He also took to heart my feedback about the signage related to check-in and more — he said they could make some improvements around that.

So, at least they are learning and improving. I just hope the lesson spreads to other CVS locations and beyond.

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Mark Graban
Mark Graban is an internationally-recognized consultant, author, and professional speaker, and podcaster with experience in healthcare, manufacturing, and startups. Mark's new book is The Mistakes That Make Us: Cultivating a Culture of Learning and Innovation. He is also the author of Measures of Success: React Less, Lead Better, Improve More, the Shingo Award-winning books Lean Hospitals and Healthcare Kaizen, and the anthology Practicing Lean. Mark is also a Senior Advisor to the technology company KaiNexus.


  1. Here is an article from October 21:

    Half doses, third doses, kids’ doses: Covid vaccine delivery goes next-level difficult

    “Our workforce is just exhausted and they’re trying to plan for [vaccinating] kids,” said Claire Hannan, the executive director of the Association of Immunization Managers. “Some of our members didn’t even know that the Moderna was a half dose and we just started talking about it and … their jaws just dropped.”

    I realize that people are exhausted, but this isn’t rocket science or brain surgery… with good process, you could manage all of this complexity just fine.

    • I agree:

      “Although it is not simple, it also is not utterly hopelessly complex,” Peter Marks, director of FDA’s Center for Biologics Evaluation and Research, said Wednesday on a call with reporters after the agency issued the new (Moderna and J&J) and revised (Pfizer) emergency authorizations.”

    • This seems like the right approach:

      At Sterling Ransone’s Deltaville, Va., family medicine practice, he’s drawn up a chart outlining which groups are eligible for which shot and the spacing recommendations between doses of the different shots. He and his nursing staff have also gone through how to keep different doses of the shots separate as they’re drawn from vials, establishing a color-coded system with different baskets for primary adult shots, the Moderna booster, and shots for younger children once they’re available.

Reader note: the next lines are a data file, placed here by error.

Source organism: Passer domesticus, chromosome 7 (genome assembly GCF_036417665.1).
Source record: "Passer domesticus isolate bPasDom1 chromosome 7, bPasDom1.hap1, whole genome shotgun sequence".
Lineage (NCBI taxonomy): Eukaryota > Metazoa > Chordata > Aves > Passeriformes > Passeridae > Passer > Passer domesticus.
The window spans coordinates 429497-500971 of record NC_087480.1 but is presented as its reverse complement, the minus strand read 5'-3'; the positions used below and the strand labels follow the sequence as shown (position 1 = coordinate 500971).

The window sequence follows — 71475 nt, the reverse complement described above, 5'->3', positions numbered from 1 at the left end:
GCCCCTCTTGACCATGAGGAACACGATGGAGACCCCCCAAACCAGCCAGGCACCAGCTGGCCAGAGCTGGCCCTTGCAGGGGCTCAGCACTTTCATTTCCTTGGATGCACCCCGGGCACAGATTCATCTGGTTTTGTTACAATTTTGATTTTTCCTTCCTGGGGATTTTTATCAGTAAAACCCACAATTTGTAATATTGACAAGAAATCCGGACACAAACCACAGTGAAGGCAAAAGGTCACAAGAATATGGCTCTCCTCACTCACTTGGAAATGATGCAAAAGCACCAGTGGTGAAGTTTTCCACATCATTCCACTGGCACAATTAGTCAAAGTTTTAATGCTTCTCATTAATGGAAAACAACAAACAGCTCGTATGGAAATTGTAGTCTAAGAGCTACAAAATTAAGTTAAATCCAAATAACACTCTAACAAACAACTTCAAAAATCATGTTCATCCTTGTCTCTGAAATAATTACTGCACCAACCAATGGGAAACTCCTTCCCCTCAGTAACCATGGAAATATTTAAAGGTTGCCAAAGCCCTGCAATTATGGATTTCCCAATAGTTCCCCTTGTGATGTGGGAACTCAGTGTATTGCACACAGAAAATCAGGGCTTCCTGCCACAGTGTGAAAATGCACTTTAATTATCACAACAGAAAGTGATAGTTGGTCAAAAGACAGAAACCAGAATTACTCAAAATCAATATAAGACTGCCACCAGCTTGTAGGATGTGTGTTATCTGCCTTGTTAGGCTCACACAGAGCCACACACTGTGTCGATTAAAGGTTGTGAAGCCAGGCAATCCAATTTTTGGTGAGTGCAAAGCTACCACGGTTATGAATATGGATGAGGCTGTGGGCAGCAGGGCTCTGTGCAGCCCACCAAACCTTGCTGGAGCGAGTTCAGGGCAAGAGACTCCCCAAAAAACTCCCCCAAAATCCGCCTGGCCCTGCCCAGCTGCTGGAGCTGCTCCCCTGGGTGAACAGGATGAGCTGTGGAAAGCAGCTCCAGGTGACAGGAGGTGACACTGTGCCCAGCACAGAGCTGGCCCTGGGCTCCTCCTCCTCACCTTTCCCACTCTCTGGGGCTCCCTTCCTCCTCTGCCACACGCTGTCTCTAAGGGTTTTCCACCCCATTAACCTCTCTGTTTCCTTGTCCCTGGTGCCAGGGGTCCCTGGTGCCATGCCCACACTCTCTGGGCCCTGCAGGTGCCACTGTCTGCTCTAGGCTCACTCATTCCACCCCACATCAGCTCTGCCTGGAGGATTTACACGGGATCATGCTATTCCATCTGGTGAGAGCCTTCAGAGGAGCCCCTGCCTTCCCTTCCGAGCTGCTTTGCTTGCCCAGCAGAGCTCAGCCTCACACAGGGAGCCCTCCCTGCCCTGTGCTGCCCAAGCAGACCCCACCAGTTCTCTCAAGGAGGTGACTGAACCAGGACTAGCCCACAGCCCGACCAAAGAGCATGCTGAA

“You have to pause and think about all these things,” said Ransone, the president of the American Academy of Family Physicians. “What are the current recommendations, what do you need to do?”

  2. Mark: Based on your observations, it appears that not only did the pharmacy design-in plenty of waste (muda) with the door-to-door booster process, but they also set up a process that was very unreasonable (muri) from the viewpoint of the users (patients)–an example of this based on the need for “musical chairs” for indexing in the queue. So much potential touzen in the process that could keep the “improvement” team busy for awhile. Thanks for sharing the experience in a detailed manner.

  3. A story that was shared with me by a friend:

    Yesterday I ran into a CVS and had my mom with me. I needed to take her into the store because it’s not safe leaving her in the car. She’s pretty weak these days so I searched for a chair near the pharmacy (they all used to have them) and finally found three by themselves. I sat Mom in one and went a few rows over to grab a new toothbrush and toothpaste for her.

    When I went back over, a CVS person was asking her why she was sitting there. Turns out it was their vaccine waiting area WITH NOT A SIGN IN SITE. She was beginning to yell at my mom . . . a clearly confused 90-year old . . . when I said, “HEY! Stop it! Who do you think you are?!” When she told me it was for vaccine people only, I asked where it said that. She pointed to a sign about 20 feet from the area.